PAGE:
Scary! Strong New Year Solar Storm to strike Earth SOON as Sun says Happy new year!
The fierce Sun is directly facing our planet, and it is crackling and scattering M-class solar flares as its happy new year message!
The Sun just said happy new year to everyone! As the New Year celebrations began, the Earth stepped into the zone, directly facing the parts of the Sun that are spewing out solar flares! Just a few days ago, it spewed out an M3.7-class solar flare on December 30th at 19:38 UT, one of the strongest so far, which caused a shortwave radio blackout over the Pacific Ocean. However, as a result, it also provided some of the most spectacular auroras as a new year gift at the end of the year 2022 and beginning of 2023. Now, another Sunspot AR3176 is directly facing our planet, and it is crackling with M-class solar flares, a report by SpaceWeather.com mentioned.
Basically, the solar flares are classified into four classes - A, B, C, M, and X based on their intensity. So, the most powerful solar flare would be an X-classified solar flare while M denotes the second most powerful solar flare. The number along with the intensity symbol of the solar flare denotes its strength.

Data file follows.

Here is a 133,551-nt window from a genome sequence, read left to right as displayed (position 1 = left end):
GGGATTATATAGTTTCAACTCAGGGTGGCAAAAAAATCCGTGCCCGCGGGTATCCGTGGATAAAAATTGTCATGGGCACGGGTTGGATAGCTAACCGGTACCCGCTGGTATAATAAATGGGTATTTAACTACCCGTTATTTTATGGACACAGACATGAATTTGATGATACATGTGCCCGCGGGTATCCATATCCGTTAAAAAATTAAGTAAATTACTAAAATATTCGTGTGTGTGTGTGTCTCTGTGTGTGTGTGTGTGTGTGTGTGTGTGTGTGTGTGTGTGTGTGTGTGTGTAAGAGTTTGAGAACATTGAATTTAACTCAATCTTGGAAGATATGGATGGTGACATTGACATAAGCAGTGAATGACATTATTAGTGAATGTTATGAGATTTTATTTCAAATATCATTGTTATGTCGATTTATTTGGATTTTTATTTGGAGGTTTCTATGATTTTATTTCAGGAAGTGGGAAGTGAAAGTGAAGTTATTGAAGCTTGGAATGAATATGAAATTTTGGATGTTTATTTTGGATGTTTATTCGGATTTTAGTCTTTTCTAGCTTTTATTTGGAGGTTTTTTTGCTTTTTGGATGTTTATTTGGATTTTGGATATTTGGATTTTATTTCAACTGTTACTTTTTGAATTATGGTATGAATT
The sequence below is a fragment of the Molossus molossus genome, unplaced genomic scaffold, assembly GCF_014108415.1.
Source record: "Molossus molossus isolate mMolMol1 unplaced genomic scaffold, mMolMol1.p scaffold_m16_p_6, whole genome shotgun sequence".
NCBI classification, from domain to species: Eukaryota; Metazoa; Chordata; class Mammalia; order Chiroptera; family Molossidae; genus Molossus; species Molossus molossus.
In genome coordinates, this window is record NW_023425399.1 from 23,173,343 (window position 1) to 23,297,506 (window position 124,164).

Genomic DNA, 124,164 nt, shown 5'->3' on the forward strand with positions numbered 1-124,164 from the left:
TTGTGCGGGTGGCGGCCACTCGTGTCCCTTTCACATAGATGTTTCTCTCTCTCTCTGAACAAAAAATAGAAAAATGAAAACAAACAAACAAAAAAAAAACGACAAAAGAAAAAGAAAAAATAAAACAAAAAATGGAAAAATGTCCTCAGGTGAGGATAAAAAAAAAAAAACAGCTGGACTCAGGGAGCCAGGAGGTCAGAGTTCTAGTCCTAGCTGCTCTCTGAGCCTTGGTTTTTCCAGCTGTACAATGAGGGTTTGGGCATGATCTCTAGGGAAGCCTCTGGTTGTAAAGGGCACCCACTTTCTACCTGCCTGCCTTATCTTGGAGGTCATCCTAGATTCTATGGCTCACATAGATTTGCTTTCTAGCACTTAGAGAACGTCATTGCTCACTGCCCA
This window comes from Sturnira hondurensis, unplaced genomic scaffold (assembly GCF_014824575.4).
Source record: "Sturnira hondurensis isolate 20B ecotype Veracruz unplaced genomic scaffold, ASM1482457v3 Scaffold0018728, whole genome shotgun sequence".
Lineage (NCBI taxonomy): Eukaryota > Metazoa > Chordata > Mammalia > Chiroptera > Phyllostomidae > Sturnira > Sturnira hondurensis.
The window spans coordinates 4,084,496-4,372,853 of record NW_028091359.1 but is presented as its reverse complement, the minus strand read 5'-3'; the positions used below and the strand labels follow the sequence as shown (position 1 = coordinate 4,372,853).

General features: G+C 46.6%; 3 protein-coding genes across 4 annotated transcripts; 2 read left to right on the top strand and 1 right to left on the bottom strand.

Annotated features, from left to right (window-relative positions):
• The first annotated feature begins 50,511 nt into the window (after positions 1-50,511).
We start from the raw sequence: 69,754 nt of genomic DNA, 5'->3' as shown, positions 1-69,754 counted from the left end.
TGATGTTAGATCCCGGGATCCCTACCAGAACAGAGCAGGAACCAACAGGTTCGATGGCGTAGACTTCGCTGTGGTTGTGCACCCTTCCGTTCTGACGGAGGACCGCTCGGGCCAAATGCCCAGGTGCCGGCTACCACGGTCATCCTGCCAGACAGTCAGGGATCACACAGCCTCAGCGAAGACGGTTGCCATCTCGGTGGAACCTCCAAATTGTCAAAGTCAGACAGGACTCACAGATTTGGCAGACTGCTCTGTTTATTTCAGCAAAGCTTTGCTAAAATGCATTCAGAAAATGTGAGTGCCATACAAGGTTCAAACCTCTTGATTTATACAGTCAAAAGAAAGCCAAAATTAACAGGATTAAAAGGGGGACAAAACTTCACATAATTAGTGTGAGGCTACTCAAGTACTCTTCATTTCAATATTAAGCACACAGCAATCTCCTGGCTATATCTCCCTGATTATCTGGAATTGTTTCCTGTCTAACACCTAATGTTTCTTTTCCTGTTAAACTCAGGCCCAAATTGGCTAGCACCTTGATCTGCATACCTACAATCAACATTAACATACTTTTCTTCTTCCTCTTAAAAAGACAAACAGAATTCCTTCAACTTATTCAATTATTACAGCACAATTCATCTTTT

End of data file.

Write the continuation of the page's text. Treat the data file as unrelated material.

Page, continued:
Astrophysicist and Space Weather reporter Tamitha Skov also took to Twitter to share about the possible solar storm and its impact on Earth. Her prediction indicated that you should expect a solar storm on January 2.
“After more coronagraph observations have come in, NOAA has now published their #solarstorm prediction. The impact is early to mid-day Jan 4. Likely the impact will be a time between NOAA & NASA. If on the early side (e.g. Jan 2), expect a stronger storm, if late, expect weaker!” Tamitha Skov's tweet reads.
If a solar flare strikes the Earth, then it can affect radio communications, power grids, and navigation signals. However, harmful radiation from a solar flare cannot pass through Earth's atmosphere to physically affect humans on the ground unless it is extremely powerful. But it can cause delays and cancellations of flights.
Tech behind solar storm predictions
The National Oceanic and Atmospheric Administration (NOAA) monitors solar storms and Sun's behavior using its DSCOVR satellite which became operational in 2016. The recovered data is then run through the Space Weather Prediction Center and the final analysis is prepared. The satellite tracks different measurements of the Sun and its atmosphere such as temperature, speed, density, degree of orientation, and frequency of the solar particles.
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